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GM finally back in the black

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GM finally back in the black

CFO tries to curb enthusiasm on stock sale



With a profitable quarter under its belt, anticipation is building about when General Motors will sell stock to the public again, allowing taxpayers to recoup their investment and eventually getting the government out of the car business.

The Detroit automaker said Monday it made $865 million during the first three months of 2010, the first profitable quarter since 2007 and a major victory coming out of bankruptcy reorganization last summer.

"It was an extremely good first quarter for General Motors. Posting a profit and generating positive cash flows are important steps as we work to rebuild General Motors," Chief Financial Officer Chris Liddell said.

While Liddell tried to tamp down expectations about when a public stock offering could occur, movement is clearly occurring behind the scenes to prepare.

Joseph Phillippi, a longtime industry analyst, said Wall Street banks already are jockeying for a piece of the initial public offering. The U.S. Treasury reportedly has been interviewing investment bankers to advise it on a deal.

"The IPO is the ultimate goal of" CEO Ed Whitacre. "He wakes up every morning trying to figure out how to get the company closer to the IPO," said Rebecca Lindland, an industry analyst with IHS Global Insight.

GM IPO interest grows

Liddell spent Monday trying to hold back enthusiasm about when the Detroit automaker would sell stock to the public.

The company announced that its revenue had surged 40% during the first quarter compared with the same period last year and that GM generated $1 billion in cash after capital expenditures and expenses.

"I'm in the unusual position of probably just trying to keep people's expectations low on this topic," Liddell told analysts and reporters Monday.

GM could go public next year or by the end of this year, he said, reiterating previous statements.

"The IPO will happen when the market is ready and the company is ready," he said.

Liddell acknowledged the growing interest: "There is a lot of excitement building."

GM's profitable first quarter is seen as a major milestone before such a deal could occur.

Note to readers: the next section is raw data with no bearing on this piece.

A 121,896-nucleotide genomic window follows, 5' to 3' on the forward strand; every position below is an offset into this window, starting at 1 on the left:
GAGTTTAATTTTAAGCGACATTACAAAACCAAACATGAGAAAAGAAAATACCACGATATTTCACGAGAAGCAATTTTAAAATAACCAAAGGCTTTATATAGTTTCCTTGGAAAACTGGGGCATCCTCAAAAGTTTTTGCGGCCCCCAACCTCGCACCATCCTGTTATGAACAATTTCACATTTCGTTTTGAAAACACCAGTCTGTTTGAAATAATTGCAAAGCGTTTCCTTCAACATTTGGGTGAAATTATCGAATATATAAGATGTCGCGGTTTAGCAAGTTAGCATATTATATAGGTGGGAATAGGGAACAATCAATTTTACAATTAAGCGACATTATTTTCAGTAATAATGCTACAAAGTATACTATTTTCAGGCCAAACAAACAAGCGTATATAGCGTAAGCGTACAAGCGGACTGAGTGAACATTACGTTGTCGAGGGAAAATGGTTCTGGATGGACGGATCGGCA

One of the major questions for an IPO, however, could be out of GM's control -- the market.

While there are signs the economy is improving, troubles in Europe and other uncertainties have caused stocks to fluctuate in recent weeks.

"What you have here is a good company in a good or improving IPO market, which is kind of perfect timing," said Van Conway, a corporate restructuring expert. "Now, if the stock market dives another 1,000 points or 1,500 then all bets are off."

Before Monday, GM executives had been signaling that the company's business was improving through the first quarter, and some suggested GM would show a profit.

The new results are perhaps the cleanest look at GM's operations since the automaker emerged from bankruptcy on July 10, and they generated great optimism for the year ahead.

"I think they'll be profitable for the year ... As the economy improves, I think it's going to be very difficult for them not to achieve profitability with the lower overhead cost structure and shedding so much of their debt," said Erich Merkle, an industry analyst with Autoconomy.com.

Asked about the upcoming year, Liddell said: "There's no reason to say that we shouldn't be pushing for profitability in North America on a consistent, sustained basis. That's clearly our objective, and the first quarter heartens me that we're on the right track."

While not publicly traded, GM said the net income attributed to common stockholders was $1.66 per share on a diluted basis, a major difference from a year ago when the first-quarter results were a loss of $9.78 per share.

GM's $31.5 billion in revenue during the first quarter was up from a year ago, when revenues were $22.4 billion. Those revenues had dropped nearly 50% as the company looked toward bankruptcy.

As a different company a year ago, GM lost $6 billion in the first quarter, news that was announced just weeks ahead of its June 1 bankruptcy filing. Those results followed losses of $30.9 billion in 2008 and $38.7 billion in 2007 -- the two worst years ever for GM.

Major cost cutting and a year's time are making a lot of difference for GM. GM's sales were up 16.8% during the first three months of 2010, according to Autodata.

New vehicles, such as the Buick LaCrosse and Chevrolet Equinox, are helping the company, as is an improving economy that's boosting sales.

GM's first-quarter adjusted earnings before interest and taxes were $1.7 billion -- the bulk of which was driven by operations in North America ($1.2 billion) and Asia, including China, ($1.2 billion). European operations continued to be a drag on GM's performance, losing $506 million.



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